Background : The MIB-1 labeling index (LI) has proved to be useful in assigning grading and prognosis to astrocytomas. The purpose of our study was to analyze the utility of MIB-1 LI in differentiating astrocytomas of varying grades and the possible relationships of MIB-1 LI with clinical parameters like age and sex. We also wanted to study the prognostic role of MIB-1 index in predicting behavior of astrocytomas. Materials and Methods : Our study included 145 patients with astrocytic tumors of varying grades. Immunolabeling for all patients was done using MIB-1 antibody. Survival data could be obtained for 64 patients. A Mann-Whitney U test was used to test the difference in MIB-1 LI between different histological grades. The univariate analysis was done by the Kaplan-Meier method, and the multivariate analysis for survival was performed using the Cox proportional hazard model. Results : Significant differences were noted in mean MIB-1 LI of high-grade and low-grade diffuse astrocytomas. MIB-1 LI did not vary significantly with age and sex. Univariate analysis showed favorable prognostic factors for low histopathological grade, young patient age and low MIB-1 LI; however, multivariate analysis showed that only histopathological grade had independent prognostic significance. Conclusions : Our study proves that MIB-1 LI is not dependent on factors like age and sex and is solely dependent on histological grade. Though the average level of MIB-1 LI varies considerably in the different grades of astrocytomas, considerable overlap can be observed between them. MIB-1 LI is a very useful adjunct to the histopathological diagnosis and can be of great help in situations where the clinical and radiological findings do not correlate with histological diagnosis.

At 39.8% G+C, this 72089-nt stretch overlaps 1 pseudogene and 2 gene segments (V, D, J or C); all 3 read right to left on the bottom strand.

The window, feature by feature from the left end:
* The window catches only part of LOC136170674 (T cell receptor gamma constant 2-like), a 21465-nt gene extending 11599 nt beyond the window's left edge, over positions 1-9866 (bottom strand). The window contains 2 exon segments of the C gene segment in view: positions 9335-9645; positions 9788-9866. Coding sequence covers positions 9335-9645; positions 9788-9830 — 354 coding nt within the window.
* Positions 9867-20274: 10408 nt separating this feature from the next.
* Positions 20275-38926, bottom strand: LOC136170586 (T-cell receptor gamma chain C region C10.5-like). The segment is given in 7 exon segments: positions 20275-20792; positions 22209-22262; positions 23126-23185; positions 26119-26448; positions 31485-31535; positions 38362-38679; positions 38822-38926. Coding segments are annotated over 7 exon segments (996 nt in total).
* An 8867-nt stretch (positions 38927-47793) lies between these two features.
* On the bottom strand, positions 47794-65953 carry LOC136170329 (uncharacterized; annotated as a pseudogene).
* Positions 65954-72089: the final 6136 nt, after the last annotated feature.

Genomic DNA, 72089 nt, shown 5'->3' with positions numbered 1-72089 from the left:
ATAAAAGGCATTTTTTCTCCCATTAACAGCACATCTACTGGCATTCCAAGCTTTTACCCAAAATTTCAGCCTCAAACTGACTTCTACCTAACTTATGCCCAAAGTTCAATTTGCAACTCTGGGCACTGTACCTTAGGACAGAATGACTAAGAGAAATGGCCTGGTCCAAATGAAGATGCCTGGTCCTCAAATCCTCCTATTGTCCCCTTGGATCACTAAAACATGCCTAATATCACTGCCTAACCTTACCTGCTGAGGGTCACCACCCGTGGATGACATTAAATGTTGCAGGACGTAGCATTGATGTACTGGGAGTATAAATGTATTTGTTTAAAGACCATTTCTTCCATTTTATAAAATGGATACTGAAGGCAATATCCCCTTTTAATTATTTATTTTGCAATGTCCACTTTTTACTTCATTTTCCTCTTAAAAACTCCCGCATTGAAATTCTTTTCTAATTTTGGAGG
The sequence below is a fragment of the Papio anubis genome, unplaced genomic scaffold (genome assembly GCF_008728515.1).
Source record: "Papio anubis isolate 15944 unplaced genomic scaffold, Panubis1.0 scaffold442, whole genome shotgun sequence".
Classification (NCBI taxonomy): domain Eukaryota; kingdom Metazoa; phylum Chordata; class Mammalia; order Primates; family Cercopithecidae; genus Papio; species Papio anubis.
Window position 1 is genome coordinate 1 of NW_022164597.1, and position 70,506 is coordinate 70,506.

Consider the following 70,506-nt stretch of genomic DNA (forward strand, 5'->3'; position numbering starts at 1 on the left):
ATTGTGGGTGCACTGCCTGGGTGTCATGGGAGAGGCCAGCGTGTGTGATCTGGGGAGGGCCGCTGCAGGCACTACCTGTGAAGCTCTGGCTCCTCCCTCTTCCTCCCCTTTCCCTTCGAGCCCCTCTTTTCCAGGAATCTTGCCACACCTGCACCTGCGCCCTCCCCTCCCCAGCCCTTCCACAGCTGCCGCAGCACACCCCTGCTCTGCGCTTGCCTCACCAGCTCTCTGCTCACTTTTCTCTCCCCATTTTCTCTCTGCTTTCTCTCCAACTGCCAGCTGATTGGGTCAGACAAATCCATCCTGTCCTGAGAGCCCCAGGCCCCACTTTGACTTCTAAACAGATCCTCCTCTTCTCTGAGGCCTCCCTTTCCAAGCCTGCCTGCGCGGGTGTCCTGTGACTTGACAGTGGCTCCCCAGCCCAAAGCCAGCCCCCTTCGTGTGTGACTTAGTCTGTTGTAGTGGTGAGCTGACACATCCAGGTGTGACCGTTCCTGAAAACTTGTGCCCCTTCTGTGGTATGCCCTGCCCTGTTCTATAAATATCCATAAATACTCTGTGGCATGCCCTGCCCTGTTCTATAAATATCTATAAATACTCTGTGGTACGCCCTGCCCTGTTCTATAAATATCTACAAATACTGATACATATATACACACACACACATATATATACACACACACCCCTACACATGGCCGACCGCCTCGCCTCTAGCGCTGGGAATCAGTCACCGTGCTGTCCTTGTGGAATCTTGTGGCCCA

5 12,439 265
Diagnostic utility of ki67 and p53 immunostaining on solitary thyroid nodule - A cytohistological and radionuclide scintigraphic study
Monisha Choudhury, Smita Singh, Savita Agarwal
July-September 2011, 54(3):472-475
DOI:10.4103/0377-4929.85077  PMID:21934205